“Honey, honey, why are you crying?” he’s asking me inanely, a concerned smile on his handsome face. “You look beautiful.” “Wh—what?” I’m still so confused I can hardly form words. I reach to touch his face, still not sure what is happening. I think I seriously might be in shock. “Jerry, I need some water,” I whisper. My mouth is so dry I can hardly speak.
“Oh, sure, babe, hang on a minute, we’ll go inside,” he says. How can he be so calm? I’ve just been kidnapped and he’s acting like we’re going to a party. I look around and notice a small group of people smiling and clapping. What the hell? Jerry is gently pulling me along into the building and I’m pulling back against him. He turns and grasps my elbow with one hand, his other arm snaking around my waist. “Beth, what is it?” He’s sounding a little impatient with me and I look into his face, searching for answers.
“I’m not going with you until you tell me what’s going on.” I’m adamant now. Something feels wrong about this. I dig in and refuse to budge from my spot on the sidewalk. “Sweetheart, what’s the matter? Come on, you don’t want to spoil things, right?” He’s tugging me into the building now and I stumble along behind him, unable to stay put. I realize why I have that eerie sense of déjà vu. We’re at Bruschetta, my favorite Italian restaurant, and the faces of the crowd come into focus now. There’s my mom and dad, my sister and her husband, four of our friends and Jerry’s two brothers and their girlfriends. Again, what the hell?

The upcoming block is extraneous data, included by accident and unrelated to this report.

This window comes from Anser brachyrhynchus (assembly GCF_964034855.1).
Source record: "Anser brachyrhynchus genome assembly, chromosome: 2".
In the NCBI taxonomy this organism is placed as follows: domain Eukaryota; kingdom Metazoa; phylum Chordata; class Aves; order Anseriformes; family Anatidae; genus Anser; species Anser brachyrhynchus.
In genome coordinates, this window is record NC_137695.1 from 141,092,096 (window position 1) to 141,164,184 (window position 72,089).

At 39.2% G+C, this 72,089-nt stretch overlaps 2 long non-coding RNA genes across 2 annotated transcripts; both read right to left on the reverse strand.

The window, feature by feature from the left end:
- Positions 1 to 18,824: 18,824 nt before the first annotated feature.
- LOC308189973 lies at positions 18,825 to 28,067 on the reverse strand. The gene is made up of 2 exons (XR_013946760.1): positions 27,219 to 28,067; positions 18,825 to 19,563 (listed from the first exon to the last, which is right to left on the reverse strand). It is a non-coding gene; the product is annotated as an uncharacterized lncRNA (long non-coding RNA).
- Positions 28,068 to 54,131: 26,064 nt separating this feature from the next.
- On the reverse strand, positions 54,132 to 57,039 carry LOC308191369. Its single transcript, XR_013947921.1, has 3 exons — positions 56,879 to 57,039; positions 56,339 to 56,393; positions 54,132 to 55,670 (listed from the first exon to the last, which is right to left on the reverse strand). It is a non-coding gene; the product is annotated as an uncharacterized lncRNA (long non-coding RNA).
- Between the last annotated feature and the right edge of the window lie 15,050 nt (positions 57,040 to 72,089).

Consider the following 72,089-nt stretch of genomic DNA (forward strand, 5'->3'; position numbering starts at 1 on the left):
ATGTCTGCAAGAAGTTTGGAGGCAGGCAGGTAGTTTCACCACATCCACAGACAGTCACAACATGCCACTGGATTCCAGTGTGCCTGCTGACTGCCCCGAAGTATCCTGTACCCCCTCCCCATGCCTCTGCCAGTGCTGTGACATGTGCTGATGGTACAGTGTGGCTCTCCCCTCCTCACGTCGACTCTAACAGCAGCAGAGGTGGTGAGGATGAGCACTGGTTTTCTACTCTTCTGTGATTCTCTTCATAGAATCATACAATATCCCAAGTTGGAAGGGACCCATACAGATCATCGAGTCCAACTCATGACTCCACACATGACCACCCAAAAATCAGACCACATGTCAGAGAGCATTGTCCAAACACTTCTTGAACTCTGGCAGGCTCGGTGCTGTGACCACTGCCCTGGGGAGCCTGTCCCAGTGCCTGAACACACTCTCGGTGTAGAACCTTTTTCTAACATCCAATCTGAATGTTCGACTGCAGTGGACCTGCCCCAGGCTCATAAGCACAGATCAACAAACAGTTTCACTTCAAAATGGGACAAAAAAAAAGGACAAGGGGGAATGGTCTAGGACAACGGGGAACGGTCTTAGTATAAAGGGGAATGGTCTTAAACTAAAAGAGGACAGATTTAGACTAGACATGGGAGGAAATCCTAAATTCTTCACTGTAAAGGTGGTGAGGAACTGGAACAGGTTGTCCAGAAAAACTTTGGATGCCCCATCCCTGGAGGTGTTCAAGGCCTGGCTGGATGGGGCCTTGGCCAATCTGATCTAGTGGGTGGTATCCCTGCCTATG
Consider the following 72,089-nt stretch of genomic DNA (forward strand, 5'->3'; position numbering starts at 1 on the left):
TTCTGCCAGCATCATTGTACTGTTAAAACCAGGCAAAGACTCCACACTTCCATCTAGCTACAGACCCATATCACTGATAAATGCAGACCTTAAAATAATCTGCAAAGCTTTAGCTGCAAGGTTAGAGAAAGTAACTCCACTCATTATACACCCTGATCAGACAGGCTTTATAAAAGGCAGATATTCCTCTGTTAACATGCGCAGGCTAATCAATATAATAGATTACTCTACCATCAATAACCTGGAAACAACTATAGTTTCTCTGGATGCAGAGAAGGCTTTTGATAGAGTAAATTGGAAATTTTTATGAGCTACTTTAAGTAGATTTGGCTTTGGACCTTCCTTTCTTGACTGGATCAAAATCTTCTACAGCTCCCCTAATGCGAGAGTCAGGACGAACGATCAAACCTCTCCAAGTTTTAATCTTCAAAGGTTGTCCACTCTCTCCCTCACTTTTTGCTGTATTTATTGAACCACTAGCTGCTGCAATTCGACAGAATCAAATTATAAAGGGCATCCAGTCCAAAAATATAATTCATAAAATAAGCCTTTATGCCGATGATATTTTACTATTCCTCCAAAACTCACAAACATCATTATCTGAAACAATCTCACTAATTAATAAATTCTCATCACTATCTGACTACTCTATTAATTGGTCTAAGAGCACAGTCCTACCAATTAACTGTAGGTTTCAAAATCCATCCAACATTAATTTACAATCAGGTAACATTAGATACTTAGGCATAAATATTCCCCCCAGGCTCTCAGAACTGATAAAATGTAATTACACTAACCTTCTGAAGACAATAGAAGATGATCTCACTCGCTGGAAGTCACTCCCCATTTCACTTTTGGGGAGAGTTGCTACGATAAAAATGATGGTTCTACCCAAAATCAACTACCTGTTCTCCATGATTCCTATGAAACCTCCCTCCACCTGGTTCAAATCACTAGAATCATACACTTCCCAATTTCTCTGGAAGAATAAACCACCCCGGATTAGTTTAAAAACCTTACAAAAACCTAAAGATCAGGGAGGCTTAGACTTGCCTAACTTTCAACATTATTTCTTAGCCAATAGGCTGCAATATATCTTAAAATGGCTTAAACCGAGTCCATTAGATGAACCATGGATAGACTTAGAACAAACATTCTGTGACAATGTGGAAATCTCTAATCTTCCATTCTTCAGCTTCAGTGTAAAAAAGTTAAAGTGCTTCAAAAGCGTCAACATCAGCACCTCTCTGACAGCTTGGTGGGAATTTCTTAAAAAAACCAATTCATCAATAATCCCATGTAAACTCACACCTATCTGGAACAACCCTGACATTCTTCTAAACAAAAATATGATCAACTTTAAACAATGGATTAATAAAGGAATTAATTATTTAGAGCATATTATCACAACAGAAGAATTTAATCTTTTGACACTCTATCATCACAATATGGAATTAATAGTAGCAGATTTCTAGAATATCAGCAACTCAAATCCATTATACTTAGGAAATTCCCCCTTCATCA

“Surprise, surprise,” is echoing around us and I realize that this is a party and it’s for me. “Happy birthday,” yells my sister as she comes toward me with an enormous cake. My sister. The one I just spent a week with in Virginia Beach before flying home. For cripes sake, how long had I been passed out? I turn to Jerry in confusion. My birthday isn’t for three weeks yet. “My birthday isn’t for three weeks yet,” I point out weakly. “Well, you always say nothing surprises you and I wanted to prove you wrong,” he grins, pulling me into an enormous bear hug.
“So you drugged me and shoved me into a limo!?” I slap his arms away. “You ass! I was scared witless, I thought I’d been kidnapped!” My voice has risen and I know I’m causing a scene but at the moment, I could care less. “Are you insane, Jerry? Get away from me, I mean it.”
(To be continued)